Ivor Masters, New Zealand Post Stamps General Manager, stated that representatives from Te Papa and Te Puni Kokiri, the Ministry for Maori Development, had been consulted on the designs.  Masters said the Maori performing arts stamps offered "a wonderful opportunity" to celebrate an art form that was "totally unique" and of great cultural significance to New Zealanders.
"We think the images by a young, local artist are a fresh and contemporary interpretation of Kapa Haka."


PO cost 90c - retail now $A2,250!


A few in New Zealand thought the cartoon-like designs were rather unflattering to be used for this issue - despite the full involvement of Te Papa Tongarewa, the Government's own Museum of New Zealand etc, in the artwork and design approval process.  “Letters To The Editor” ensued and someone in Government made a knee jerk reaction not to issue them.

All too late. The New Zealand Post Office later confirmed in writing that it had mailed out a quantity of the stamps, and booklets, coils, packs and FDC to a small number of its Standing Order customers, who had ordered and paid for this issue already.  It offered an inducement to these recipients, of a free 2005 Annual Album to send them back to the Philatelic Bureau, and receive a full refund to their credit card.

New Zealand Post could not, however, enforce their return, and it did not dispute the rightful ownership of the stamps by those few lucky recipients, whose credit cards had already been charged for their orders, and official invoices issued.  The New Zealand Post Office has since confirmed that they are all legally the property of those customers, or anyone they have on-sold them to.


Some were postally used.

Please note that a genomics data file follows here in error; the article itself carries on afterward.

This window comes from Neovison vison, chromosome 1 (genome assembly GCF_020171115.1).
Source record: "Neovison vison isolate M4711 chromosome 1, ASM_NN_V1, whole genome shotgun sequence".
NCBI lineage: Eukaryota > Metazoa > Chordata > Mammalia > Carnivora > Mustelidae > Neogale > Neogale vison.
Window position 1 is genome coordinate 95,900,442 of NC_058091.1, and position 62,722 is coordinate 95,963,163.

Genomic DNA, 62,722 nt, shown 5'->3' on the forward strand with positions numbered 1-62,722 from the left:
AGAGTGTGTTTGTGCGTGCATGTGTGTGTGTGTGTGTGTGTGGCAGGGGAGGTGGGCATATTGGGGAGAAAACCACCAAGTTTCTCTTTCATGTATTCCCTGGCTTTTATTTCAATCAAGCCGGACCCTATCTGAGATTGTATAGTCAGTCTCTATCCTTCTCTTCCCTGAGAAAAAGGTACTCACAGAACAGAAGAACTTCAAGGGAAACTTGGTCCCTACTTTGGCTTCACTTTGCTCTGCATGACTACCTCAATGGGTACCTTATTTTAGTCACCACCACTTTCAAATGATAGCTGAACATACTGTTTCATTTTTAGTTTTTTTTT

Some copies were certainly used on mail - one buyer used a $2 value on a letter to GB Philatelic Bureau in Edinburgh, enclosing an order form for GB new issues, and Scottish dealers like Robert Murray posted an APB alert to his many Kiloware snippers, as it being used on cover or piece made it worth $1000s!

This lucky buyer Bernard, also used most of his booklet of 45¢ letter rate stamps to pay local bills.  Then he saw media reports the stamps were possibly scarce, and via a Google search, found my original article on them in “Stamp News”, and I bought the balance of what he still had left.  Check your kiloware - a postally used copy would be worth easily $2,000 in my view.

The issue is described in detail in the Stanley Gibbons stamp catalogue after SG #2285, and thus is keenly sought by serious collectors of New Zealand stamps the world over. There is also a solid group of collectors of errors on stamps globally, for whom this issue is also highly sought.

The Stanley Gibbons catalogue notes that a small number of gummed sets of five was sold, mailed and charged to collectors. 11 stamp booklets of 10 x 45¢ self-adhesives, one roll of 100 x 45¢ self-adhesive coil stamps, and a very few FDC and packs were sold of this issue.  It is expected they will be priced in the next Edition of that SG catalogue, and the fun will then begin.  Michel took 12 years to finally price the Austria Dali Lama issue etc.


$17,500 a set of 5 Kapa Haka.


A First Day Cover has been sold for $NZ24,000, and the set of 5 Kapa Haka stamps is catalogued in the leading Len Jury New Zealand catalogue for $17,500, and the 45¢ coil and booklet stamps for $2,500 each, as can be seen in the photo nearby.  At nothing like the Hepburn prices, they have quite some upside I’d guess.

I bought a few from another one of the original buyers who had all his PO receipts, and told the PO to go away, when they asked if he would kindly mail them back for a full credit of the face value, AND get a free Year Book!  He bought a large slab of what the PO mailed out - several Plate Blocks 6, PO packs, 10 booklets, a coil roll 100, and FDCs.  Most of it he still has.